Again: Because you’re just jerks.

So before you hurl an insult at someone who clearly has emotional issues, notwithstanding their health issues also, think twice. Are you just being a jerk? Probably. And if you proceed with that insult? Most definitely.

Count yourself lucky to not struggle with your weight. There is no doubt that I let myself get overweight, and that I will be the person to get rid of it and keep it off. But that does not, under any circumstances, give you the right to insult me or make me feel like I don’t deserve to live. Don’t like fat people taking up your space on public transport? Get some perspective and recognize your first world problem for what it is. “It’s an infringement of my rights!” you say. Wow. I’m sure the 5 year old girl being sold into sex slavery in Europe’s heart bleeds for you. You go ahead and be outraged. It just makes you look exactly like someone who has forgotten how to be grateful and respectful of others.

You know there’s an old saying, “I might be fat, but you’re ugly and I can diet.”

I’d like to rephrase it for you, judgmental society:

“I might be fat, but you’re a bad person. At least one of us is trying to improve.”

Let’s all just chew on that for a minute, yes?

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11 thoughts on “I might be fat, but…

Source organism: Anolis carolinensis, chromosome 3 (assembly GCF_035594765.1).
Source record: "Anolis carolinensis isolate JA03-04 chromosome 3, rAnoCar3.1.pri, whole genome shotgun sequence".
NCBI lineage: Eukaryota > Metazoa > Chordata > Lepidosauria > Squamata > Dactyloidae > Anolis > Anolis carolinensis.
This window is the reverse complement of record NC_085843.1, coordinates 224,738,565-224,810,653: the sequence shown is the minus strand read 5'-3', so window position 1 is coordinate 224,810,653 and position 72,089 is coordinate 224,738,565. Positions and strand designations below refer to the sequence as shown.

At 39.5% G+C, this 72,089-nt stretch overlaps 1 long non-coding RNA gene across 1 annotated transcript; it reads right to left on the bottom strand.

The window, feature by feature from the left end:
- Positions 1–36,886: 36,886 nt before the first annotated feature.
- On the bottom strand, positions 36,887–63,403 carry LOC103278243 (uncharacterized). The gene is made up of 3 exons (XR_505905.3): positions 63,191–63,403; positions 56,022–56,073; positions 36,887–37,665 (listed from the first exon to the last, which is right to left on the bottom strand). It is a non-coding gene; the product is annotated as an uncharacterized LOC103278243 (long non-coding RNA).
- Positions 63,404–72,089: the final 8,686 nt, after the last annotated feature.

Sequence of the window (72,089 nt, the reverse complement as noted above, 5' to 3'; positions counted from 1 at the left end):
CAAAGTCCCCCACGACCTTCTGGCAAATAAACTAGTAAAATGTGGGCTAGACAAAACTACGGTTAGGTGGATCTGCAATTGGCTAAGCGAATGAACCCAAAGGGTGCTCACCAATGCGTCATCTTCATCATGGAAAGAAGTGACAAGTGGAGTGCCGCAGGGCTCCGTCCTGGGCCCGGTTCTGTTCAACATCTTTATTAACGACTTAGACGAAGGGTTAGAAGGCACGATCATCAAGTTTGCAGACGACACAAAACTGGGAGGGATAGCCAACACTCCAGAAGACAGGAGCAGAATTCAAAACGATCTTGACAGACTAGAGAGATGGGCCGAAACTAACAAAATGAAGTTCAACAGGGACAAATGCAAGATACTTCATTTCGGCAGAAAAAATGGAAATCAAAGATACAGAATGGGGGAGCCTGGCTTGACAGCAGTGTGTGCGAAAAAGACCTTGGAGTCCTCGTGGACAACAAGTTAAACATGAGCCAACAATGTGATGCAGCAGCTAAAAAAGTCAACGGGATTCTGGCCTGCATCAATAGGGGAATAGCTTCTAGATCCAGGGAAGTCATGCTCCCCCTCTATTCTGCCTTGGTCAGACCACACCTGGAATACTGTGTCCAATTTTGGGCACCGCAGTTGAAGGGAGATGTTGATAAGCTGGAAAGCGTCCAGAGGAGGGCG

1. wow after a life long battle with as every one would say a big fat slob ,and going down the road of trying everything to not be that FAT SLOB having my third band after many failures I continue to try and be that skinny person, in brings a tear to my eye to read your words
      THANK YOU

  1. Good rant Beth! You know, I used to cop a lot for being too skinny – in our ‘macho’ society that can be a big issue. How’s that for jerk-i-ness too!?

    Judging other’s is such a terrible trait don’t you think? We’re all on such different journeys; wish more people would be charitable (in the old, proper sense of the word) and encourage eachother for achieving ‘small victories’ whatever they are. Let’s just keep it simple: be healthy and look after your body – you only get one of them. Blessings

  2. Loved this, people are so cruel.
    We have to “wear” our problems for everyone to see and comment on. We can’t hide it like a drug addict, alcoholic or smoker.
    You look amazing well done on the weight loss. Hope you get to where you want to!